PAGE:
It’s not surprising with the current spiritual condition of Israel that one of God’s prophets appears on the scene. It was time to work miracles through Elijah, who was certainly a man of great faith.
If you remember there were already a few false prophets around who were involved in idolatry, who were put in place by Ahab and Jezebel, 1 Kings 16:29-33, but now it was time for a true prophet.
When Elijah speaks to Ahab, he tells him that God is the God of Israel and He is the living God, which is used in contrast the Baal who wasn’t.
He also prophesies that there will be no dew or rain for the next few years. This tells us that a severe drought was coming and it was coming from God as a form of punishment for nations’ idolatry, Deuteronomy 11:16-17 / 2 Samuel 2:3.
When we read James 4:17, we learn that the drought was the request of Elijah, which tells us that it was Elijah who was standing up against the idolatrous practices of Ahab and he was preparing the way for God’s judgment upon the northern kingdom of Israel.
As we shall see later, this drought prepared the way for that famous showdown between Elijah and all the false prophets of Baal on Mount Carmel, 1 Kings 18:16-40.
It appears that the Lord planned to hide Elijah for a period of time in the wilderness by the Brook Kerith and then later, in the house of the widow of Zarephath.
What we read here is nothing short of miraculous, as God commands ravens to bring Elijah food. They brought bread in the morning and meat in the evening. God was using the ravens to provide His prophet food. This has to be miraculous because there is simply no other explanation for what has been recorded here.
The journey from Gilead, 1 Kings 17:1, to Zarephath in the region of Sidon, was quite a journey, but this region was out of Ahab’s jurisdiction. Zarephath was a relatively safe place because it was near where Jezebel’s father lived. When Jesus spoke about Zarephath, it was in relation to His lesson about a prophet not being accepted in his own town, Luke 4:26.
We saw earlier how God miraculously fed Elijah by using ravens, now we read about this widow, whose name isn’t mentioned, feeding Elijah out of her poverty. She was willing to take care of Elijah, even though she was in a desperate state of poverty and had no hope for the future.
Elijah first asks for water, which she was gladly going to get, despite there being a drought, 1 Kings 17:7, but then Elijah asks for some bread. She is honest enough to say that she only has enough bread for one more meal for her and her son.
Elijah tells her to go and make that bread and bring it to him because God has told him, that as long as she takes care of him, the flour and the oil will never run out in your house. Now she had a decision to make. She had to make a decision, is she going to trust the God of Israel and obey Him and let Him take care of tomorrow?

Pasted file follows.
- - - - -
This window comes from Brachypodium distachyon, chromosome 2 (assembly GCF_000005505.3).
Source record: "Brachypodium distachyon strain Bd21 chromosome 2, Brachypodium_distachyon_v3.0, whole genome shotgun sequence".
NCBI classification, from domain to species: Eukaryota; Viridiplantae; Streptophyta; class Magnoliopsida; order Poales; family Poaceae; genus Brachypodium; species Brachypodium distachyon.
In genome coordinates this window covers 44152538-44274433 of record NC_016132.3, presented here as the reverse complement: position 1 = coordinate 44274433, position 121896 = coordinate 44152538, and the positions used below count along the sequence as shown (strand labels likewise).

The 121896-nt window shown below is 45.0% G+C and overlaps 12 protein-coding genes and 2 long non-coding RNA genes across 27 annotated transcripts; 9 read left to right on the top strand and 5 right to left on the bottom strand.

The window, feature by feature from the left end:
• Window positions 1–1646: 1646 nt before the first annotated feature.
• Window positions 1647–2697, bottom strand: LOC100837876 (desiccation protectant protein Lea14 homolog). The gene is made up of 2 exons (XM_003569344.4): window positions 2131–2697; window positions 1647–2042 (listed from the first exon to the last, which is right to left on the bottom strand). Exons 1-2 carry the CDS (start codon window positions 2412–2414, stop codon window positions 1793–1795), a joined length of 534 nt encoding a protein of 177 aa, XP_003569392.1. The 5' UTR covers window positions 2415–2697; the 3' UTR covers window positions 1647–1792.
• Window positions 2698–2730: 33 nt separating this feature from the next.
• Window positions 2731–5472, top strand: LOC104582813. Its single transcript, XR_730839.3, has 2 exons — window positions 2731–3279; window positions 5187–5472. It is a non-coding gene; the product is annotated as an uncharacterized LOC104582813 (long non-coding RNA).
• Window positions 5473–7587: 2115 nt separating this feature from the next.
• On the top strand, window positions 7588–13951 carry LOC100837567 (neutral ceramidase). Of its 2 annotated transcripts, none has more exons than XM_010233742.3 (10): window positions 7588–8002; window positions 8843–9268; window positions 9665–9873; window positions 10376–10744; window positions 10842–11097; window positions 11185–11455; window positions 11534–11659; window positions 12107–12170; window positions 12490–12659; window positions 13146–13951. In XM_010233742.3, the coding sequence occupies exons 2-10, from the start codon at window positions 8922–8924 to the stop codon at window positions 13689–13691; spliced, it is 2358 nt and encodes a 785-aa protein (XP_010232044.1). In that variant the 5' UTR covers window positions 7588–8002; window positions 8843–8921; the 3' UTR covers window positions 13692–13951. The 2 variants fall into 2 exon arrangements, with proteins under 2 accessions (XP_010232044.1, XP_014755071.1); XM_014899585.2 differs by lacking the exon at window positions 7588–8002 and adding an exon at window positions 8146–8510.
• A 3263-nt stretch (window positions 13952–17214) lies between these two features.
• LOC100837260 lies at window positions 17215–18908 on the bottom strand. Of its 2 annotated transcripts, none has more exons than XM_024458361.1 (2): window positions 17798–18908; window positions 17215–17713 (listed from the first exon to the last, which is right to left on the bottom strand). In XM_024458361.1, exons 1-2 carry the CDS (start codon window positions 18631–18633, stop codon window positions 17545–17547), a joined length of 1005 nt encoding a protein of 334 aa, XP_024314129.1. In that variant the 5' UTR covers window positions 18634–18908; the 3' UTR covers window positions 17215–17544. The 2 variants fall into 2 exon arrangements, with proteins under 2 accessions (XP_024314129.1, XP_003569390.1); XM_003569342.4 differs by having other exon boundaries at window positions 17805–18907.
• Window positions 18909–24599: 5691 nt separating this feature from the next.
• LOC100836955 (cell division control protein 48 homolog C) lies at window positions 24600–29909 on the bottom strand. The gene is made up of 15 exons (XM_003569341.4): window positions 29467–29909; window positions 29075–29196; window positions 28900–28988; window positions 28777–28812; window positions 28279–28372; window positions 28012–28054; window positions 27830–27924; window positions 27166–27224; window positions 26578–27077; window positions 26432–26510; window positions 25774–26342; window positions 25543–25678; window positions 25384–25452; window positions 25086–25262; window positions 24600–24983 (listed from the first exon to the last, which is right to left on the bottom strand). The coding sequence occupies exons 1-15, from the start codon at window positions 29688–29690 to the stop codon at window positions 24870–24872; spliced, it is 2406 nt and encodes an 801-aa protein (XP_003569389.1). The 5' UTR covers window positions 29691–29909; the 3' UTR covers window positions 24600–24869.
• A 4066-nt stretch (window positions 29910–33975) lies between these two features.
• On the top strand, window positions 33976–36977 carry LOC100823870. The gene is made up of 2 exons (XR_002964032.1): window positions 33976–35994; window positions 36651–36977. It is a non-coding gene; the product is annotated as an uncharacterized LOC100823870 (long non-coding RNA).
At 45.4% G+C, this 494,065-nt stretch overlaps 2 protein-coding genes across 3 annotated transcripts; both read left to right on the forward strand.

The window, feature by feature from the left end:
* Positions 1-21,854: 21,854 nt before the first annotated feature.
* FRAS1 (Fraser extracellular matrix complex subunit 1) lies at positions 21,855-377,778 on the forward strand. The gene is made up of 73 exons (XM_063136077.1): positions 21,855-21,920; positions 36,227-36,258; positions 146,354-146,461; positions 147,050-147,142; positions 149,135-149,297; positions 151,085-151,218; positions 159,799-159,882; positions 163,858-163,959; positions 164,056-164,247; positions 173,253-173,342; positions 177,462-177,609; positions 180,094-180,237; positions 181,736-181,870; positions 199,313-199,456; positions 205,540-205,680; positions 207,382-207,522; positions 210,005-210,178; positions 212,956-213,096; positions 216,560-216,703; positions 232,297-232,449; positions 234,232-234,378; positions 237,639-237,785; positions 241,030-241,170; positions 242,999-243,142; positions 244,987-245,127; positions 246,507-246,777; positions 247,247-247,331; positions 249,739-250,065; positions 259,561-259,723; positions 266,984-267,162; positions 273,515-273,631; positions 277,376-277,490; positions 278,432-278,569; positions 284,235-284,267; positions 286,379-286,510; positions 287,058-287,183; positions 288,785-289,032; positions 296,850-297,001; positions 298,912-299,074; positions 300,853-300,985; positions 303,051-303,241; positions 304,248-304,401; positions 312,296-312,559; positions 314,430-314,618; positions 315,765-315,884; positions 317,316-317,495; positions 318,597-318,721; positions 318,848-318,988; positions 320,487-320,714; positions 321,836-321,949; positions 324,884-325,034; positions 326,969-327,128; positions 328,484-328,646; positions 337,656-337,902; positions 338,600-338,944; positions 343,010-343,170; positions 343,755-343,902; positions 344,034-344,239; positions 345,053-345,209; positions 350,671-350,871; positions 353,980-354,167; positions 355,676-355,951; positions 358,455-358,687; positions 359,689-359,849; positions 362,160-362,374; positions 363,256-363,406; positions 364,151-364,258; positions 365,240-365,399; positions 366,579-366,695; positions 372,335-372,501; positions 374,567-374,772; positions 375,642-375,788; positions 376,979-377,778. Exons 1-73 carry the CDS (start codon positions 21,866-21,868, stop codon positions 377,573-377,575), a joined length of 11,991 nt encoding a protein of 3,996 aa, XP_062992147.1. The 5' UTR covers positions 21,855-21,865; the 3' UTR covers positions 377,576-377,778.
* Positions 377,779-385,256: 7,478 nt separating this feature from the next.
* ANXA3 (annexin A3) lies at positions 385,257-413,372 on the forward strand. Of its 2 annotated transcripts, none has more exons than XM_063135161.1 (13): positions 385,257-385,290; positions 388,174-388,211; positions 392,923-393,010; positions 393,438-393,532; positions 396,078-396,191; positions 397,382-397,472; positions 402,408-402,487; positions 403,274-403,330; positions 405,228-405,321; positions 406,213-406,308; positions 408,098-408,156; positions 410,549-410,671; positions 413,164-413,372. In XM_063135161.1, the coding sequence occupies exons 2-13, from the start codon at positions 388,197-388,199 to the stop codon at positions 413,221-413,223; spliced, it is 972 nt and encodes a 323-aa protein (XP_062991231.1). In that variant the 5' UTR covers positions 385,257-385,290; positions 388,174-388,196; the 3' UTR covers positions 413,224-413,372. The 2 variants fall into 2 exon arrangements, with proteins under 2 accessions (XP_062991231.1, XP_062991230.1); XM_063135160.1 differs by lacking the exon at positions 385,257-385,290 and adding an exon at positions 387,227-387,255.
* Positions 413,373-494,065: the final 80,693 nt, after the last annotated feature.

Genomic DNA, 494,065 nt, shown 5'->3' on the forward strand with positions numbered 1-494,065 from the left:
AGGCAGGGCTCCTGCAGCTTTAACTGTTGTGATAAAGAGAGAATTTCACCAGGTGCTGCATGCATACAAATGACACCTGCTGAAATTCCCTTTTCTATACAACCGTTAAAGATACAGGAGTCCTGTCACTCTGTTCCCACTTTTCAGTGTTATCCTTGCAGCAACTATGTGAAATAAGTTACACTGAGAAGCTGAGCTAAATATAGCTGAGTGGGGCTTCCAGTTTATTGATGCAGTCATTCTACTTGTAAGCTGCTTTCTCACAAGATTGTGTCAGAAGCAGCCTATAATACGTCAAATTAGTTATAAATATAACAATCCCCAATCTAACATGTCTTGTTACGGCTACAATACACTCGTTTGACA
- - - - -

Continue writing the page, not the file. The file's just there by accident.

She went home and she made that little bit of bread and she brought it to Elijah and they went back to her house and there was flour in that jar and oil in that jar. There was flour and oil in her house as long as the prophet lived there and so, she chose to obey God and trust Him for her long term future, 2 Kings 4:1-7.
This reminds me of the times when Jesus fed the multitude with only a few fish and loaves, Matthew 14:13-21 / Matthew 15:32-39. She trusted God’s Word, that His mercies were new every morning, Lamentations 3:21-26, She trusted God for her daily bread, Matthew 6:11, and she certainly didn’t worry about tomorrow, Matthew 6:25-34.
Sadly, sometime later, the widow’s son became ill and died and she appears to be blaming Elijah for this happening. After questioning God, Elijah throws himself on top of the boy three times and cries out to the Lord. God graciously heard his prayer and granted his request and the boy was raised back to life.
With this miracle, the widow was overwhelmed that her son was now alive and she then knew that Elijah was indeed a true prophet of God. Although this was a private event, when we get to the New Testament we see Jesus demonstrating that He too could raise people from the dead for God’s glory so that the people would know He was from God, John 11:38-43.
Hebrew tradition suggests that the boy who was raised back to life was actually Jonah and his father, his mother’s husband was Amittai, Jonah 1:1, but this can’t be proven.
If Jonah was the son of the widow at Zarephath, he would have been around 80 years old at the beginning of Jeroboam II’s reign. But the beginning of Jeroboam’s reign is not marked by the bitter affliction of Israel. On the contrary, the end of his father’s reign, Joash, was marked by repeated victories over Syria, 2 Kings 13:25, and a great victory over Judah, 2 Kings 14:12-13.
In fact, Scripture talks about Joash in terms of ‘his might’, 2 Kings 14:15. So we see the bitter affliction spoken of in 2 Kings 14:26 as rising sometime afterwards during the reign of Jeroboam II. If we allow 5 to 10 years for the affliction to become bitter, this will place the prophesy around 100 years after the son of the widow of Zarephath would have been born. I think it is unlikely that Jonah was the widow’s son.
But this doesn’t mean that it’s impossible that Jonah was the son of the widow, but it is highly unlikely. We also note that the widow was a foreigner from Zarephath in the territory of Sidon, 1 Kings 17:9.
Jonah was from Gath Hepher, 2 Kings 14:25, which was in the territory of Zebulun, about two miles from Nazareth. If Jonah was the son of the widow, one wonders why he is said to be from Gath Hepher rather than from Zarephath. Once again, I don’t find any good evidence to link Jonah and the widow.